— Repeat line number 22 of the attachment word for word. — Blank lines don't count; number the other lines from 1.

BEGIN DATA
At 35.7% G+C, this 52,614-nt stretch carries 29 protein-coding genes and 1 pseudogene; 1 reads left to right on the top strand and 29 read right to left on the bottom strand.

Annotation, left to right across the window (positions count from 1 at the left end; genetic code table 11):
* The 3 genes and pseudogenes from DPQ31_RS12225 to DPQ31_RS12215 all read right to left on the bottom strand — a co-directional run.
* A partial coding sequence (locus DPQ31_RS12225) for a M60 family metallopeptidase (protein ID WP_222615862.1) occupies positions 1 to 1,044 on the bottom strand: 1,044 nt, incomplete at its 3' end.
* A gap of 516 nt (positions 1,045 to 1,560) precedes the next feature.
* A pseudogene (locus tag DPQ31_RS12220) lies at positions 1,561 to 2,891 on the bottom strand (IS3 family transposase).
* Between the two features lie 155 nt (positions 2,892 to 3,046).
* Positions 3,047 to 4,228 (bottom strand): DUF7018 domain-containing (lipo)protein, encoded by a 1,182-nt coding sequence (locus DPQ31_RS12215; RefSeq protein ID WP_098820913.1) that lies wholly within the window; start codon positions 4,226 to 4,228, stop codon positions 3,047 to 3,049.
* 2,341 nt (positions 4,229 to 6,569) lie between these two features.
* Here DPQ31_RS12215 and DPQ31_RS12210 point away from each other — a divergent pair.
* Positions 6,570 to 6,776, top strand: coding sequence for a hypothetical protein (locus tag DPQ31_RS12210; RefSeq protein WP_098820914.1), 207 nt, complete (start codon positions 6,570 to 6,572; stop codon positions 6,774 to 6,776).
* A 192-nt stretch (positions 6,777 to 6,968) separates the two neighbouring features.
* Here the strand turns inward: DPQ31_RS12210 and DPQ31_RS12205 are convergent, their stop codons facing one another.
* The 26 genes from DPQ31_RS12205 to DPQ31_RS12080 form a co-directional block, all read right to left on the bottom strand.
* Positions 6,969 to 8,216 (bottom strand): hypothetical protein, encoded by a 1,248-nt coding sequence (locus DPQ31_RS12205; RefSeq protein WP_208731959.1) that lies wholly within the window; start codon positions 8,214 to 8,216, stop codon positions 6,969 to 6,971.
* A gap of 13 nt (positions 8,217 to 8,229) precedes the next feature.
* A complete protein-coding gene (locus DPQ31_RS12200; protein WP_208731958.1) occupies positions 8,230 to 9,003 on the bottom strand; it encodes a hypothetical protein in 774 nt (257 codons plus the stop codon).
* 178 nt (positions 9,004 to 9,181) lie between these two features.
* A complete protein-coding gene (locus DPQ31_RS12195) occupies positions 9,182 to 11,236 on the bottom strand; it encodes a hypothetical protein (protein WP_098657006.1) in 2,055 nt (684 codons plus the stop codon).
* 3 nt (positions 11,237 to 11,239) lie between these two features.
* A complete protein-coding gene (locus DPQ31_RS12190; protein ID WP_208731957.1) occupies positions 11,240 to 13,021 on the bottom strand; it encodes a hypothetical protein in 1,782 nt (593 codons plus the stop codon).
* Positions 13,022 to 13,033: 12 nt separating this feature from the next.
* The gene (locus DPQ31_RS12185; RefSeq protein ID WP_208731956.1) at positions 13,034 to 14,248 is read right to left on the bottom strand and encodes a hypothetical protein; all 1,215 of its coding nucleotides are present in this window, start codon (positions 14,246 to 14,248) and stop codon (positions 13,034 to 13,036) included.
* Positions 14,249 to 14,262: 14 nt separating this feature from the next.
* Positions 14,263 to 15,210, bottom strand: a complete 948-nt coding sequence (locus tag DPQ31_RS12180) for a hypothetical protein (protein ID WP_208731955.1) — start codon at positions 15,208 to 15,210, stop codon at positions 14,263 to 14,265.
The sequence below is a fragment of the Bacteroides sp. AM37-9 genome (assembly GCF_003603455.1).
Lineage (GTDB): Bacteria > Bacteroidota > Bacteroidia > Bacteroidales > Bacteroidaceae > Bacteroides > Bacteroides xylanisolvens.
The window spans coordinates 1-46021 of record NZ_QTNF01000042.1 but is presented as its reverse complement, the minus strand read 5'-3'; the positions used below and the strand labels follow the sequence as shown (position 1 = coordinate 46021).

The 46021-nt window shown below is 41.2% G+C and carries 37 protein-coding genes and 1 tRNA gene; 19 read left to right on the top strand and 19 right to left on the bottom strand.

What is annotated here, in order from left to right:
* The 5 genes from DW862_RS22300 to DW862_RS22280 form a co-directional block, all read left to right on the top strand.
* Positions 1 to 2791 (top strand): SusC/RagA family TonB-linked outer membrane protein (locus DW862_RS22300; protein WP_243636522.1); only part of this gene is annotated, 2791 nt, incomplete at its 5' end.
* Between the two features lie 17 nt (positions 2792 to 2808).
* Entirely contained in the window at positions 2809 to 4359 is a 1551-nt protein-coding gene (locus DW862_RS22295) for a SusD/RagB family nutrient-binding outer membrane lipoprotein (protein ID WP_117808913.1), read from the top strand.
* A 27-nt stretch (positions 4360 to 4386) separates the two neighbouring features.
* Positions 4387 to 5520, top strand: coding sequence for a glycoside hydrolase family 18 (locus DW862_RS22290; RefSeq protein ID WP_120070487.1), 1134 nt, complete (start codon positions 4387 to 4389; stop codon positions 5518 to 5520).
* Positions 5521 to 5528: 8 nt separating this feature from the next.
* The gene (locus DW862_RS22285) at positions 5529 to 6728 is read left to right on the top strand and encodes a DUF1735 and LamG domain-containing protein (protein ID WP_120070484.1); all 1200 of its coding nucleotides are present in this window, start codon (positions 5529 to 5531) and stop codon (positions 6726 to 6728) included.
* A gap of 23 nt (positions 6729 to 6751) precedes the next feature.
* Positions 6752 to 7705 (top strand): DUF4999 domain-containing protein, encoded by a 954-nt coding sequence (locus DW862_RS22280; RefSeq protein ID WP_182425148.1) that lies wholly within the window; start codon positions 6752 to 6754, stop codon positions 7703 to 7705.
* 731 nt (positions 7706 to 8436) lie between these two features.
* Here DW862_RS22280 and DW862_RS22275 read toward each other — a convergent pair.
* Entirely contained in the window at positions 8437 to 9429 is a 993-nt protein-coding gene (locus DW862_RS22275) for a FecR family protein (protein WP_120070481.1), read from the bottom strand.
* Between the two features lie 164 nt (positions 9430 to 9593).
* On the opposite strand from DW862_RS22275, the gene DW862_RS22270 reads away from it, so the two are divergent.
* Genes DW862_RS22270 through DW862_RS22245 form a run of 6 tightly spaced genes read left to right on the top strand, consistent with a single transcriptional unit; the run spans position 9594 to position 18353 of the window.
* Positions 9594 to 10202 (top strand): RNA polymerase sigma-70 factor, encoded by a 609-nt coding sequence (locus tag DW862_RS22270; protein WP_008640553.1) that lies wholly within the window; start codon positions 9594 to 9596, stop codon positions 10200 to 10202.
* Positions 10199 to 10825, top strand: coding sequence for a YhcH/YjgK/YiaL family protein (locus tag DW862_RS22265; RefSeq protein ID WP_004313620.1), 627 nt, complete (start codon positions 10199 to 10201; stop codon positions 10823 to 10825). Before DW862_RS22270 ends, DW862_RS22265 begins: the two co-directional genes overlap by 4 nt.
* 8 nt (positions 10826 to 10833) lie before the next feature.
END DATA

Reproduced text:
* Positions 13,022 to 13,033: 12 nt separating this feature from the next.